An event-driven approach to process business use cases in Ruby
Promoting open/close principle and loose coupling between components
I’m a big fun of event-driven architecture and how different components in a system react to different state changes in a domain. Mostly because it promotes loose coupling between components and services. Sometimes it's also a good paradigm to pipe and filter architecture since, for instance, the consumer of an event might just have the responsibility to filter, transform and forward the event to another component of the system. Moreover coming from distributed environments and architectures, an event-driven approach extends horizontal scalability making them more resilient to failures promoting high availability and eventual consistency [6, 7].
The initial scope of the article was to avoid ActiveRecord Callbacks mostly because of its unwanted side effects  and hard to remove afterward. Other drawbacks would be violating the single responsibility principle and slowing down our test suite. Leaving AR callbacks on the side the next thought would be to decouple a service object from directly calling other services to fulfill a use case as we will see below. The advantage of the last point is that we promote the open-close principle and have a better view of the purpose of a given use case and what are its side-effects.
For our use case, we will be having a polling app with the following requirements:
- A user can create a poll.
- Once the poll is created a moderator in the backend needs to approve its content and eligibility to be published to the platform.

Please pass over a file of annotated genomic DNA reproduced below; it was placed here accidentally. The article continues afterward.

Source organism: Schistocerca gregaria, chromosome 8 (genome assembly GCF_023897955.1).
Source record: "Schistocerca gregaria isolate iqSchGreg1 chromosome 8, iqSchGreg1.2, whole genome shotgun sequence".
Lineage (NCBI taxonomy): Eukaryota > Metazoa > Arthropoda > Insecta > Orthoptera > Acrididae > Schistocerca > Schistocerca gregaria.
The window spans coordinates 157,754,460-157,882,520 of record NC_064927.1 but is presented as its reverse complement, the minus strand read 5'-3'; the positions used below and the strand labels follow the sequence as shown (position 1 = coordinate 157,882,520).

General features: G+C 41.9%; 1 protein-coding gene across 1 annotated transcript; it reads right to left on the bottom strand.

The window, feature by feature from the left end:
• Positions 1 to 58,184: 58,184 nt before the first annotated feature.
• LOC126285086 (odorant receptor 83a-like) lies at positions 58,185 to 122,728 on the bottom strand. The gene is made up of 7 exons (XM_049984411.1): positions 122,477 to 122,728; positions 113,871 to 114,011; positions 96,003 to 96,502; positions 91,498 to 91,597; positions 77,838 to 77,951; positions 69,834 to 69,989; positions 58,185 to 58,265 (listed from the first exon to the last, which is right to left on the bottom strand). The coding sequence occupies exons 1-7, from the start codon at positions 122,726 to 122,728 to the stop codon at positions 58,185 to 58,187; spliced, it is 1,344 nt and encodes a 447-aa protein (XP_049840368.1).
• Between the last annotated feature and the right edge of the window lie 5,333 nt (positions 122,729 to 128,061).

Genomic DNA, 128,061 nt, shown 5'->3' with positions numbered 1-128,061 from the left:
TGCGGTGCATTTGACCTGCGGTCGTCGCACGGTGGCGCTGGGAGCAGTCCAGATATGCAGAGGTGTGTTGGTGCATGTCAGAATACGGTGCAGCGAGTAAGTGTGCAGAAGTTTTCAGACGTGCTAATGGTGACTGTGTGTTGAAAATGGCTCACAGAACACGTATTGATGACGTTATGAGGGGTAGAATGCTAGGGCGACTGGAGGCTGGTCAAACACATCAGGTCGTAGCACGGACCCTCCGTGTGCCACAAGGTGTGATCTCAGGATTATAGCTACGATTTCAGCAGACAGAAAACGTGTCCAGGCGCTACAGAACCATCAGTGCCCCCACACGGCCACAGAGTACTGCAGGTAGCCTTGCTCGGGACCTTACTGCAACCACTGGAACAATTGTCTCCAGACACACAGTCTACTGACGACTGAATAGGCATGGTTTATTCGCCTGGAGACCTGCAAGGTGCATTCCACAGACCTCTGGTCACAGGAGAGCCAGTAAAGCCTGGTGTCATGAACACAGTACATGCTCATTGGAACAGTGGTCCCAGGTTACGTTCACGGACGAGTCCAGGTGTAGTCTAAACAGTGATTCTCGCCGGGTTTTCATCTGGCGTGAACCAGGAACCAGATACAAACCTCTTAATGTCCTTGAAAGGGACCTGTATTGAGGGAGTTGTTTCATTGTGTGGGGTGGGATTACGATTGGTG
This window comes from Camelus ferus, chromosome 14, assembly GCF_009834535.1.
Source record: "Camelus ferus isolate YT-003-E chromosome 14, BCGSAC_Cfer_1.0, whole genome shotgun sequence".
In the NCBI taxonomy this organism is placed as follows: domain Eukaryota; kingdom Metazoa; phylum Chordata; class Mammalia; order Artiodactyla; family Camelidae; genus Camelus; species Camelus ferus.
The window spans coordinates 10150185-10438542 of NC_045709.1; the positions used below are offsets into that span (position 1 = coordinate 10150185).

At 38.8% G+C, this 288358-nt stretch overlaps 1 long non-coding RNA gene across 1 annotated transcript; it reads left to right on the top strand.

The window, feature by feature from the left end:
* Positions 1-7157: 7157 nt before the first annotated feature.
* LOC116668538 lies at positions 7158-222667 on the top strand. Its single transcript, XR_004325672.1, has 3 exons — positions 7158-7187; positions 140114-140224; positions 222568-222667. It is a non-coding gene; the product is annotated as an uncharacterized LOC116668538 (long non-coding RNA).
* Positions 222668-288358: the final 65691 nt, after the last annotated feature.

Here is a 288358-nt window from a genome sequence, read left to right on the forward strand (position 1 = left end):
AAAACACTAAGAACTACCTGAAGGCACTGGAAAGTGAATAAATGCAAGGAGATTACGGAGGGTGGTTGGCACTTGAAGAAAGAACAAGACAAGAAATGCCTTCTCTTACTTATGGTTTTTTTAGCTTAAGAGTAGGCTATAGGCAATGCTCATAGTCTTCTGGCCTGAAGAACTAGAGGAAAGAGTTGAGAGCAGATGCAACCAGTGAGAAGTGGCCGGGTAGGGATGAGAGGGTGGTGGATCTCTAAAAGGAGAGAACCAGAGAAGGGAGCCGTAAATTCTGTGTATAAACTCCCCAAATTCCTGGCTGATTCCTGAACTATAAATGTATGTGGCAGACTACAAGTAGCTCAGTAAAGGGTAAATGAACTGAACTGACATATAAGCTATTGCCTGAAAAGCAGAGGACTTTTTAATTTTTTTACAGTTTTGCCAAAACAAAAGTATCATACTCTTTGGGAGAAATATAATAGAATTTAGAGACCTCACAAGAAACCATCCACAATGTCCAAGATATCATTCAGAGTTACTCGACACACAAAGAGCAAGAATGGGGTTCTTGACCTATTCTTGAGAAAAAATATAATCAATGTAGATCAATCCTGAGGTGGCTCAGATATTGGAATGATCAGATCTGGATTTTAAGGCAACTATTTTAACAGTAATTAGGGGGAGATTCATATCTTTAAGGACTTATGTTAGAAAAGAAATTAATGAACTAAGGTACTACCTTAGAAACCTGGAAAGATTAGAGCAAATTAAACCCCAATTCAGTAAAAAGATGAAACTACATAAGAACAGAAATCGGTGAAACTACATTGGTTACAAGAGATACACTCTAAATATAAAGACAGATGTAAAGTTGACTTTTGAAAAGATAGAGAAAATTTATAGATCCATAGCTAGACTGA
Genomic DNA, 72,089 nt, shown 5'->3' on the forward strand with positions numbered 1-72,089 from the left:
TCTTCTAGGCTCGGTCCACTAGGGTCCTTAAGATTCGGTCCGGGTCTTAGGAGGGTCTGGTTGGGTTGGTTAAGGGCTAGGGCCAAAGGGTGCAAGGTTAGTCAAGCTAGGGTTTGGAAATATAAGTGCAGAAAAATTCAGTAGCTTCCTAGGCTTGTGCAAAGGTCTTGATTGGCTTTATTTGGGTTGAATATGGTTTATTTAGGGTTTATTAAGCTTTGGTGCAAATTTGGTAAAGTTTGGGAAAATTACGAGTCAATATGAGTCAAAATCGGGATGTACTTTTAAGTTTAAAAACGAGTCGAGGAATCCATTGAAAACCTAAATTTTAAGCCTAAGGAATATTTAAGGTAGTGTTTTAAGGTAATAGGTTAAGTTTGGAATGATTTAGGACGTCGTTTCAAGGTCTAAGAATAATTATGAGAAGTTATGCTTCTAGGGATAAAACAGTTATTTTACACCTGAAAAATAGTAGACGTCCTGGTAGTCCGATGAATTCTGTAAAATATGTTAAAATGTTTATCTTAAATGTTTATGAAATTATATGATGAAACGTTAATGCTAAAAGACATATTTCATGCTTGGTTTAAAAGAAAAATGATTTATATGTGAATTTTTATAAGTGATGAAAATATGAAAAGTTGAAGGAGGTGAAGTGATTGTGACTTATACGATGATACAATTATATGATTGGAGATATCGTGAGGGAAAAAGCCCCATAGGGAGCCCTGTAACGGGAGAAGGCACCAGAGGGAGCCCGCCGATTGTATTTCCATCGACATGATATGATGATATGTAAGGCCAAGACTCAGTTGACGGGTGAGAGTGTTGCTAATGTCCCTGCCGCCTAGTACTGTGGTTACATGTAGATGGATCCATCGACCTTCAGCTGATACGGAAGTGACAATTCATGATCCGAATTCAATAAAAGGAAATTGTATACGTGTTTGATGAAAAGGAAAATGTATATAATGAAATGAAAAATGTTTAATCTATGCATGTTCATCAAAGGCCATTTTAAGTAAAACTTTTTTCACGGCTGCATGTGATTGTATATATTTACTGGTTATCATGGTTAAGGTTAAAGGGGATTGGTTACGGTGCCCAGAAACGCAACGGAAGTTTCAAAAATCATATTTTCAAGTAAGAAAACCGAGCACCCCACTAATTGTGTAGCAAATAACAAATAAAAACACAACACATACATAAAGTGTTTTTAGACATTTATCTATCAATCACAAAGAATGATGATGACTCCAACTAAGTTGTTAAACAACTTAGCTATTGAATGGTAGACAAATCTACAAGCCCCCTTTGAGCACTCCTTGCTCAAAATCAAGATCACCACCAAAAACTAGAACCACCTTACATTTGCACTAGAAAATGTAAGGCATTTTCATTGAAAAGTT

- Once the moderator approves the poll it should be published and be visible to the rest of the users.
- The moderator can reject the poll that a user suggested.
- The initial creator will be notified by different means on each state of the poll.
- Other services /components need to be notified about the changes to the poll like a notification service in a distributed environment or an analytics service.
First initial implementation
Let’s start from the controllers to see our use cases. Below we see some controllers one to process a new poll creation request, one to publish or reject a poll from being published to the platform and the last one to vote on a poll.
The corresponding services implementation can be found below.
In all cases we have to perform some of the following actions once we process a request:
- Notify the author once the poll is created/published.
- Notify the moderator once a poll is created.
- Update some view models once a poll is updated.
- Update some view models once a poll is voted.
Let’s see some of the pitfalls with the current approach. First of all, each service has to directly call another object to fulfill the use case. This increases the coupling between the components [2, 3]. Each service is not closed for modification. If we need to add or remove a side effect we need to update each action as well. Although the complexity is not big enough in the above code samples, we could also group the related side effects in a proxy object to handle each case: one when a poll is created, published or voted. This would be a simpler approach from the one that we will define below which will add more complexity in our application’s abstraction.
Towards an event-driven design
In the diagram below we re-present the final design that we want to achieve in our system. One of the most important use cases, a domain event should be used to propagate state changes and that the event handlers are implemented in our application layer since it is an application concern.